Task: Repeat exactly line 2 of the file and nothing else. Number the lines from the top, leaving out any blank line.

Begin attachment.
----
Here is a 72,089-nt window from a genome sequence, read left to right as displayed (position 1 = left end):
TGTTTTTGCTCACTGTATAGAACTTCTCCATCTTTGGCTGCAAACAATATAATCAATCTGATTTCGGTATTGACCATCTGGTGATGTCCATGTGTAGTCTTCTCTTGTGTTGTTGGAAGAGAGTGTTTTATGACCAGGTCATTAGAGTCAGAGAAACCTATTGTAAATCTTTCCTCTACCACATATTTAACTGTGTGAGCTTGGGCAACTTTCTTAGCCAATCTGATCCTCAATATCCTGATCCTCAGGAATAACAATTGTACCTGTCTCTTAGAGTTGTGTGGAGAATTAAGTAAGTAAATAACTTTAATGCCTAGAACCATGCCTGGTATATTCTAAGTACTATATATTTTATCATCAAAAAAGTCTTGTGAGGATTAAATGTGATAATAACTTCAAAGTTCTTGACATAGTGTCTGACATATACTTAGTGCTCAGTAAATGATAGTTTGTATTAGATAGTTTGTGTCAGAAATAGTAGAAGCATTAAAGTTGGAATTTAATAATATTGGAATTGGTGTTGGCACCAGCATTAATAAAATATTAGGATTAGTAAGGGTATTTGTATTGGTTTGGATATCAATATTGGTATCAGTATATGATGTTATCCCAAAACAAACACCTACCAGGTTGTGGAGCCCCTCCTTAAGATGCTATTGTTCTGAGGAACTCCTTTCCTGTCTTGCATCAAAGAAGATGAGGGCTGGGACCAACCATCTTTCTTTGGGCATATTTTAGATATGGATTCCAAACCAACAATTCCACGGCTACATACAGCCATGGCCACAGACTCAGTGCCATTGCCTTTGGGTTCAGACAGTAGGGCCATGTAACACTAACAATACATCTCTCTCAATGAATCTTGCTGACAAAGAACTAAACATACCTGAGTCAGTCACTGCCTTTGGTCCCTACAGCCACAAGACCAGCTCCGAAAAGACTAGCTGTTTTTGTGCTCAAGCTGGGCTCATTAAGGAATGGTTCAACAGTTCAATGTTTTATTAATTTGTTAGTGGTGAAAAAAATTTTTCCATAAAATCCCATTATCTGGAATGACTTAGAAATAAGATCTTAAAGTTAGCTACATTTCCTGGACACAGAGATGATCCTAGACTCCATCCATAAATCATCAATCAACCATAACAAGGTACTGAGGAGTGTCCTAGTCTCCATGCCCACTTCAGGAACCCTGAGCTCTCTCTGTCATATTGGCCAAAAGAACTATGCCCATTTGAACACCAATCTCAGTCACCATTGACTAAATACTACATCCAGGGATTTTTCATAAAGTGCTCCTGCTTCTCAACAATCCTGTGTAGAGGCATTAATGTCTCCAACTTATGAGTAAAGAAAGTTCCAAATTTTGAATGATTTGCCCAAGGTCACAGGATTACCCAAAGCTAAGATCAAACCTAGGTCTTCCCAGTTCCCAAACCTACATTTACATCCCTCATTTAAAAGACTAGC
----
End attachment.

TGTTTTTGCTCACTGTATAGAACTTCTCCATCTTTGGCTGCAAACAATATAATCAATCTGATTTCGGTATTGACCATCTGGTGATGTCCATGTGTAGTCTTCTCTTGTGTTGTTGGAAGAGAGTGTTTTATGACCAGGTCATTAGAGTCAGAGAAACCTATTGTAAATCTTTCCTCTACCACATATTTAACTGTGTGAGCTTGGGCAACTTTCTTAGCCAATCTGATCCTCAATATCCTGATCCTCAGGAATAACAATTGTACCTGTCTCTTAGAGTTGTGTGGAGAATTAAGTAAGTAAATAACTTTAATGCCTAGAACCATGCCTGGTATATTCTAAGTACTATATATTTTATCATCAAAAAAGTCTTGTGAGGATTAAATGTGATAATAACTTCAAAGTTCTTGACATAGTGTCTGACATATACTTAGTGCTCAGTAAATGATAGTTTGTATTAGATAGTTTGTGTCAGAAATAGTAGAAGCATTAAAGTTGGAATTTAATAATATTGGAATTGGTGTTGGCACCAGCATTAATAAAATATTAGGATTAGTAAGGGTATTTGTATTGGTTTGGATATCAATATTGGTATCAGTATATGATGTTATCCCAAAACAAACACCTACCAGGTTGTGGAGCCCCTCCTTAAGATGCTATTGTTCTGAGGAACTCCTTTCCTGTCTTGCATCAAAGAAGATGAGGGCTGGGACCAACCATCTTTCTTTGGGCATATTTTAGATATGGATTCCAAACCAACAATTCCACGGCTACATACAGCCATGGCCACAGACTCAGTGCCATTGCCTTTGGGTTCAGACAGTAGGGCCATGTAACACTAACAATACATCTCTCTCAATGAATCTTGCTGACAAAGAACTAAACATACCTGAGTCAGTCACTGCCTTTGGTCCCTACAGCCACAAGACCAGCTCCGAAAAGACTAGCTGTTTTTGTGCTCAAGCTGGGCTCATTAAGGAATGGTTCAACAGTTCAATGTTTTATTAATTTGTTAGTGGTGAAAAAAATTTTTCCATAAAATCCCATTATCTGGAATGACTTAGAAATAAGATCTTAAAGTTAGCTACATTTCCTGGACACAGAGATGATCCTAGACTCCATCCATAAATCATCAATCAACCATAACAAGGTACTGAGGAGTGTCCTAGTCTCCATGCCCACTTCAGGAACCCTGAGCTCTCTCTGTCATATTGGCCAAAAGAACTATGCCCATTTGAACACCAATCTCAGTCACCATTGACTAAATACTACATCCAGGGATTTTTCATAAAGTGCTCCTGCTTCTCAACAATCCTGTGTAGAGGCATTAATGTCTCCAACTTATGAGTAAAGAAAGTTCCAAATTTTGAATGATTTGCCCAAGGTCACAGGATTACCCAAAGCTAAGATCAAACCTAGGTCTTCCCAGTTCCCAAACCTACATTTACATCCCTCATTTAAAAGACTAGC